June 5, 2008
By Brett Chamberlin, Durham, NH

The walls of the room are a taupe color, which perhaps once matched someone’s meticulously selected furniture and ornaments. Now that the space is barren of furnishings except the mattress in the corner and the circular table in the center of the room, there is nothing for the walls to compliment or accent, making the area dull and sad. Small, darker rectangular patches survive in a few places around the room, ghosts of art or shelves which were once hung with care. Now the only interruption of the wall’s vertical desert landscape is a phone of yellowing plastic, its cord a knotted tangle. The cord is absurdly long, so that the loop at the bottom rests upon the floor, which is brown tile that curls conspicuously where it meets the wall.

A man sits at the edge of the table, hunched down so that his face is within inches of the textbook he is reading. He has dark hair which is slightly too long, but is still gelled into a business-like style. Strands of bangs are falling into his eyes. His hair is ruffled; pushed to the side by his comb in the morning, pulled down by gravity, and dragged back by his hand every few minutes. Though he is clean shaven, there are bags beneath his red eyes, making him look older than the mid-twenties that the rest of his countenance suggests. He wears a sleeveless white shirt, which is still tucked in to the front of his black slacks. Both articles are clean, but not crisp or bright; he has perhaps worn them one or two other times since washing them.

The table’s surface is completely hidden by a great many textbooks and binders.
Though a salt and pepper shaker appear to have been discarded under the table, an ashtray seems to have survived. It rests on top of a stack of four or five obtuse textbooks, which bear titles like “Law and Justice” and “The American Penal System of the Early 20th Century”. The man is no longer smoking (not for lack of desire but rather of cigarettes), but the plastic dish into which he has thrust the butts still exudes a deep stench of smoke. The only sound is a faint buzz, perhaps coming from a shoddy stereo or faulty electrical wiring.

The phone rings, and the man looks at it, obviously annoyed for having been interrupted during his studies. He leans back in his chair, coming dangerously close to tipping in his effort to reach the handset. He holds it up to his ear and queries, “Hello?”

A woman’s voice, shy and quiet, asks, “Hi, is this…yes, I know your voice. It’s still the same; still sad, like a cloud can’t rain.”

“Still a poet, are you?” replies the man, and his voice sounds dangerous and sharp.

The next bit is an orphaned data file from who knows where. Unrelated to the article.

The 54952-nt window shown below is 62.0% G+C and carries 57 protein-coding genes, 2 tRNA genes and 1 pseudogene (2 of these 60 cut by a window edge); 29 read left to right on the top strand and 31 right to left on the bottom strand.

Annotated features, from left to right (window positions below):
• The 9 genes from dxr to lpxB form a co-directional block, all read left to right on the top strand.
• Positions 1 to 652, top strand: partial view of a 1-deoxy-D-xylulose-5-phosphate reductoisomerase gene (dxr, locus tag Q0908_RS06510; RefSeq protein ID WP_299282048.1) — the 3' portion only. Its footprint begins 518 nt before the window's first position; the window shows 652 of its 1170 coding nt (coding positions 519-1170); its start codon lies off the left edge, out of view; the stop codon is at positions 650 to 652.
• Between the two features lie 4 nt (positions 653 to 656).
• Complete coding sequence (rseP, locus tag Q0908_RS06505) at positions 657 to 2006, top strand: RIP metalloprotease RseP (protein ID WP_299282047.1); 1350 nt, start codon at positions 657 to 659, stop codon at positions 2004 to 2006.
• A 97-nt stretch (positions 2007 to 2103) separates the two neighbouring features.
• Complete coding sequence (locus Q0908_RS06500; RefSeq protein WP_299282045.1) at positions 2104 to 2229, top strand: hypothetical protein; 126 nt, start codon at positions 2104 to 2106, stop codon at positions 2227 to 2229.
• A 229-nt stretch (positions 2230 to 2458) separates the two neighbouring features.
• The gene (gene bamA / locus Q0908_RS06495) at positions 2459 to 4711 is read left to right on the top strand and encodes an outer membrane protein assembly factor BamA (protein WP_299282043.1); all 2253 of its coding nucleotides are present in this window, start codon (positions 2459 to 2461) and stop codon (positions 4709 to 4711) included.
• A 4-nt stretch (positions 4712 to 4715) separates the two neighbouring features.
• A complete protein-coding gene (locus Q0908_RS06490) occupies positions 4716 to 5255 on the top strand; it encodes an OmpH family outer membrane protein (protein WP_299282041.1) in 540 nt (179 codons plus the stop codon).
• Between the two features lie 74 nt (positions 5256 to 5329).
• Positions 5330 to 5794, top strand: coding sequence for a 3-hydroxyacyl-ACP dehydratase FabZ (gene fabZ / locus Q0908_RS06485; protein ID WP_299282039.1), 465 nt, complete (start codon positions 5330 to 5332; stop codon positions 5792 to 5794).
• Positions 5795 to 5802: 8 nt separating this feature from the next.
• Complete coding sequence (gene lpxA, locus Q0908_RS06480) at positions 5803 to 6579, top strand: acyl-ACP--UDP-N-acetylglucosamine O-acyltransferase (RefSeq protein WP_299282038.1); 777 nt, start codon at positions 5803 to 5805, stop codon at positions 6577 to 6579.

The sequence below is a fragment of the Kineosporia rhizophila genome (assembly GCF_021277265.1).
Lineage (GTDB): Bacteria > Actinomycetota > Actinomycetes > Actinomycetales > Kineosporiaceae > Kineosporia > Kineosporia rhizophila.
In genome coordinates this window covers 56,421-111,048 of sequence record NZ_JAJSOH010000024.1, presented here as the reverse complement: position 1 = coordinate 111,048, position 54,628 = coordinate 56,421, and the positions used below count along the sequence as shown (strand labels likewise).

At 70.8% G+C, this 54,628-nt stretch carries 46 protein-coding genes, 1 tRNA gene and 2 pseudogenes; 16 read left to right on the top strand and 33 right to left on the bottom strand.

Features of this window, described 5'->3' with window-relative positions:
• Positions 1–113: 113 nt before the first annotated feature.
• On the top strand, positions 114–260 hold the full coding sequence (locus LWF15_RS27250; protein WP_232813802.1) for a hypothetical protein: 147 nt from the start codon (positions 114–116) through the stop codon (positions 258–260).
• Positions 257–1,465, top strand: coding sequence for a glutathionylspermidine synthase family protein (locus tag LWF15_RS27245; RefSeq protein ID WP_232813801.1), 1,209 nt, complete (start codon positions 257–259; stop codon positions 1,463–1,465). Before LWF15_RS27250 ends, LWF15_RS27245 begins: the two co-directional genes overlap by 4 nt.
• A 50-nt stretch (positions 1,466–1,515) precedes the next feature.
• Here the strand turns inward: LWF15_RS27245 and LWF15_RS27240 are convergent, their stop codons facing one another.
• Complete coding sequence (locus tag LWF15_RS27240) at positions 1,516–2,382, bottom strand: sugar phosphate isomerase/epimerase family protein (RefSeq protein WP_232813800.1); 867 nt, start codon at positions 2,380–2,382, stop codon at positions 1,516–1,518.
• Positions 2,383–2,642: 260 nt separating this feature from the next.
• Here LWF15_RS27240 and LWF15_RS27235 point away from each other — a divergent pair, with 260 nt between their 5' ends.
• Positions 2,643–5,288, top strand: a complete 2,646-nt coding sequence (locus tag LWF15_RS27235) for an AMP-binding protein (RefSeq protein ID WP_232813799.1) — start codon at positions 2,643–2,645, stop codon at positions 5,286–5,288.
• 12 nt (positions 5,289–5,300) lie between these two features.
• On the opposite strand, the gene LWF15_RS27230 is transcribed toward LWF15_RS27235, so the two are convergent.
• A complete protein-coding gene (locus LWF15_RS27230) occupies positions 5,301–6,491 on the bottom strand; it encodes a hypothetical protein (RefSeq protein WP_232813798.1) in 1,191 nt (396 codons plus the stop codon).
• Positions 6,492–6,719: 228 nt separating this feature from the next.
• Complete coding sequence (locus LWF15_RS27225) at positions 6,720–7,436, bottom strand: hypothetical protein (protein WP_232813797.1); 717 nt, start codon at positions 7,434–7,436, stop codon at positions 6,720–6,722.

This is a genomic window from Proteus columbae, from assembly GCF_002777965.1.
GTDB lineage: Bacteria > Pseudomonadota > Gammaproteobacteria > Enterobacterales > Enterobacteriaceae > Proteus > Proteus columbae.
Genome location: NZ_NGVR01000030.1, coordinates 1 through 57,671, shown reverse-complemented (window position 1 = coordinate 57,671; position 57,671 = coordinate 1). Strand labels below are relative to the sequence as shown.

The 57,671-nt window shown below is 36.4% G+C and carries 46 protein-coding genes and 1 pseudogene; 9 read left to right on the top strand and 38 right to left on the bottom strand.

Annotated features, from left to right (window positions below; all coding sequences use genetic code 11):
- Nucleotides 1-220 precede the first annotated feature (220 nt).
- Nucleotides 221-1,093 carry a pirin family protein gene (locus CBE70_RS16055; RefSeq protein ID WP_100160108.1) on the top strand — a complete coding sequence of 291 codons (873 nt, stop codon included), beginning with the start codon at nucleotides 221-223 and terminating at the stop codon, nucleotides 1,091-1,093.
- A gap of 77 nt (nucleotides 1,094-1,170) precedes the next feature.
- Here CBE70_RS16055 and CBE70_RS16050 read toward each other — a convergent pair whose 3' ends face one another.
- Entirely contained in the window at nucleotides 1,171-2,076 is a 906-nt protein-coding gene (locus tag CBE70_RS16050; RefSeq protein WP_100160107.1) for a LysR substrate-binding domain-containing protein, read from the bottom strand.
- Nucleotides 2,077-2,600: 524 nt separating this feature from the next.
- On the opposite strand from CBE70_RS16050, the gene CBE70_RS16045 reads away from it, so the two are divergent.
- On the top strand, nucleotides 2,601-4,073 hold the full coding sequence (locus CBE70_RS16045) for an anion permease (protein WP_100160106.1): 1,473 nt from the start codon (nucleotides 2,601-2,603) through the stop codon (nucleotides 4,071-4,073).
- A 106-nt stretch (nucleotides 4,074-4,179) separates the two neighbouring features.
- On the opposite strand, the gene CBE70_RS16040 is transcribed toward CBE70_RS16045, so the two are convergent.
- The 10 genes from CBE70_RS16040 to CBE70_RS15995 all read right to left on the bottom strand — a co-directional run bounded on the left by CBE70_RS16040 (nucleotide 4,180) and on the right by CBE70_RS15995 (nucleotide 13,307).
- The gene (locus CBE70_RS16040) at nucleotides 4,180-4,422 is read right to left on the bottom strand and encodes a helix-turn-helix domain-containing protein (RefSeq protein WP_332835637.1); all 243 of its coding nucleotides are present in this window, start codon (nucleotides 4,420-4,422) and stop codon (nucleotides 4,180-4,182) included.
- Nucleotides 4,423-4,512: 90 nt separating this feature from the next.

“How have you been?”

“Fine without hearing from you.”

“I’m doing well, too.”

“I didn’t ask,” says the man flatly.

“I took note of that,” says the other voice, trying to match the man’s dispassion but falling short.

There is a short silence, until the man asks bitterly, “What is it that you wanted?”

There is another thick silence, until the woman says with deep sadness and regret, “Does it really have to be like this?”

“You broke my heart, don’t you get it?” The man replies immediately, as if releasing a dam. His voice is loud and fast, and the anger is now hidden by passion and woe. “I fenced off that void in my soul so I never have to look at it again, and I don’t need you jumping around in my head saying, ‘look, it’s still here! Feel it!’”

“I called to say I’m sorry,” the woman said halfheartedly.

“I wish that mattered anymore.”

“Apologies aren’t just for the victim, you know. I need this too; I need to know that I can live without all the hurt that I gave you echoing back and slapping me on the face when there’s a quiet moment and I start to think about the past.”

The man responded with a delicate wickedness, “I wake up as a solid wall because I know that the harder and stronger I am, the more hurt will echo back to hit you.”

The man could hear the woman’s breath leave her in a desperate rush, but she was able to choke, “I can’t live this.”

There was a shuddered gasp, then a click, and the man was left alone with the buzz once more.

It rained that night, and the man soaked indifferently as he sat on the front steps of his building and cried. The rain and tears washed over his tangled face, wrenched by the guilt of his earlier torturous words. He cried quietly and almost motionlessly, hanging forward over his knees like a dark cloud hanging low in the sky. He shed tears, draining his guilt and regret into the gutter and pleading with himself for forgiveness.

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